After 30 minutes of reading various FAQs and common problems people have had with a process with traditionally involves minimal user interactivity, I finally got the sucker on my computer. With all the luck I was having so far, I was afraid that my computer would start throwing out error messages like this at any moment:
I booted up to the menu screen, and everything looked pretty good: the word "Daikatana" was printed up top, so I wouldn't get confused and think I was actually playing a good game. This was very nice of ION Storm, and I can only hope more games in the future choose to do such a revolutionary thing. I configured my character and jumped into the single player fun!
Oh, what fun it was! After reading a particularly poorly written introduction that said something about me hiding in caskets and falling out of a truck, I found myself trapped on "Doctor Goofy's Wacky Bug Island". Hoards of ferocious, man eating mosquitoes and frogs seemed to gravitate in my general direction with the sole intent to annoy me to death. The evil cyber frogs, which not only had the benefit of disappearing underneath the cover of fog, also seemed to be able to multiply off screen until it got to the point where every time I turned a corner, 500 more frogs had spawned and were doing a pseudo-"Zergling rush" on me. This added a real exciting element to the game, as I had to hurry up and remember what the quick key was for "quit game" before I was mauled by the 154th Killer Frog Platoon. After seeing the cool, serene Windows default background, I was reminded that I had to start the game again and keep playing so I could review it. Sometimes I hate this job.
Anyway, in addition to the evil frogs, there's also evil mosquitoes and evil crocodiles. As far as I can tell, this island used to be a particularly lame zoo until Doctor Goofy came by, sprayed a few thousand gallons of green paint all over the place, and added some "hi tech" things like a door and some pipes. Romero, apparently wanting to revisit the "good ol" days of "Doom", shrewdly elected to skip programming AI and go for the "hundreds of enemies" approach instead. I believe that this is a good idea, particularly if you're fond of shitty games or you personally hate yourself.
So I continue to run around, shooting various wildlife and eating plants to heal up. Did I mention that health comes in the form of Nali Healing Fruit? Yup, you have to grab some red fruit in order to increase your health.
ION STORM TEAM: "John, what should we do about health? Should we just stick with the traditional health kits?"
POD PEOPLE: (quietly chanting) "Lame healing fruit... lame healing fruit... lame healing fruit..."
JOHN ROMERO: "WE NEED LAME HEALING FRUIT."
KILLCREEK: "John, I'm really worried about the direction that this project is heading-"
POD PEOPLE: (shoots Killcreek with their Gamma Ray Gun)
KILLCREEK: "I HAVE BREASTS."
JOHN ROMERO: "WE NEED MORE FROGS."
ION STORM TEAM: "We quit."
Once you pick up some random powerups that are laying in strategically located places like a hole, behind a door, and in the middle of a puddle, you proceed to the next part of the map, which is denoted by having the game stop and start loading (ala "Half Life"). The only difference that separates this from Half Life (beside the fact that "Half Life" kicked ass, whereas this game merely licked ass) is that the loading times in "Daikatana" take about 10 times as long as "Half Life" did. Why the hell does it take so long? I couldn't figure it out until I looked at the game's log file:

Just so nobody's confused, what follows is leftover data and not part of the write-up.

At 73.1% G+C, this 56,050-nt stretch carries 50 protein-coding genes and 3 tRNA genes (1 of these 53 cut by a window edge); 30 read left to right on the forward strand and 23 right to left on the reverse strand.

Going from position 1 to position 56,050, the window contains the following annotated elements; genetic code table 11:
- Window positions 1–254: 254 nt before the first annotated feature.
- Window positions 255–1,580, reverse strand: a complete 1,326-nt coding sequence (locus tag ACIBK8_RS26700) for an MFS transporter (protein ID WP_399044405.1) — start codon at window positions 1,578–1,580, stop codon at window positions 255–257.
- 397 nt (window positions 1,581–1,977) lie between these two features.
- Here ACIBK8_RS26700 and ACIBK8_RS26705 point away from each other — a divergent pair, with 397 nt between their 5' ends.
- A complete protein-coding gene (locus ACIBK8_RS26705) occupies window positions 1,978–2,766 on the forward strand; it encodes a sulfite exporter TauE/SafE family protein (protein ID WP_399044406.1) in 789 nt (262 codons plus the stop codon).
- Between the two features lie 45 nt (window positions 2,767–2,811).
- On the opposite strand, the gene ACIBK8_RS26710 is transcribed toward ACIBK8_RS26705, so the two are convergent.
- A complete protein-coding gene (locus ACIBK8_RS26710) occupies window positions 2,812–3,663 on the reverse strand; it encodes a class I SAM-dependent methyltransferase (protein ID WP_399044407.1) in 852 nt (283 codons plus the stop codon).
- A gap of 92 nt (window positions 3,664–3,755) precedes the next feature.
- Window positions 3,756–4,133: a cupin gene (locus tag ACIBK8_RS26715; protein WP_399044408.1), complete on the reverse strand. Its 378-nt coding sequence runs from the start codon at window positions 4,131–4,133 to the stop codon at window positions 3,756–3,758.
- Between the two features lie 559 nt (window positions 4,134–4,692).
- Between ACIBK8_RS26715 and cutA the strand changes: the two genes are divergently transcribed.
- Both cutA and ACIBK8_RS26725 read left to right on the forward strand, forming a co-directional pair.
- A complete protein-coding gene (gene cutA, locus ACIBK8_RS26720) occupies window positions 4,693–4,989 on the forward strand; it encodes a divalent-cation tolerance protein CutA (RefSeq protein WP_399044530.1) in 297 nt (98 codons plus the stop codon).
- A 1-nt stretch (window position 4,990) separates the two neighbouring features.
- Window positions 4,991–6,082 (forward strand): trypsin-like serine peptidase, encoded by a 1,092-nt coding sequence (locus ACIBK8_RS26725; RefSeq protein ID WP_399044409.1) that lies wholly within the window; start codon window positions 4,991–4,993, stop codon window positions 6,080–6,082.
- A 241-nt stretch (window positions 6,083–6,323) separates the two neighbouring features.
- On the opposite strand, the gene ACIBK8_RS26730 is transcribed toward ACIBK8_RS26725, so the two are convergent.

and so on and so on. At least that explains the long load times.
The next part of the map was basically like the previous, except you have to solve a complex puzzle which involves jumping straight up and shooting a switch. Then you get to fight some frogs, a few more frogs, and roughly 600 billion mosquitoes. I met some idiot NPCs who were working in a large, technological outhouse, so I brought a swarm of killer insects towards them. The bugs kept attacking me while the NPCs just cowered, so I killed them all and proceeded to the next level.
Yup, the game crashed when I was going from one part of the map to the next. It came up with this wonderful error:
So I rebooted and ran it again. This time the game wouldn't even start at all, crashing with the same error when I attempted to load my saved game. "That's okay," I said to myself. "I have two computers! I'll simply mark that one off as now having the 'Terrible Curse of Daikatana' and install it on the next one!" I was able to play the game on that one until the first map transition, at which point it crashed with the same lovely error. That was the final flaw that broke the camel's back. Seven fatal error messages that broke the game within the first 50 minutes of playing time. Now neither game runs at all, and for some odd reason, I'm not bothered in the least (and I'm not even hopped up on painkillers yet!).
The Remains of Bidet (James Ivory, 1993)
We might find we have more in common than we think if we just stop fighting long enough to combine our bodies into a singular organism.
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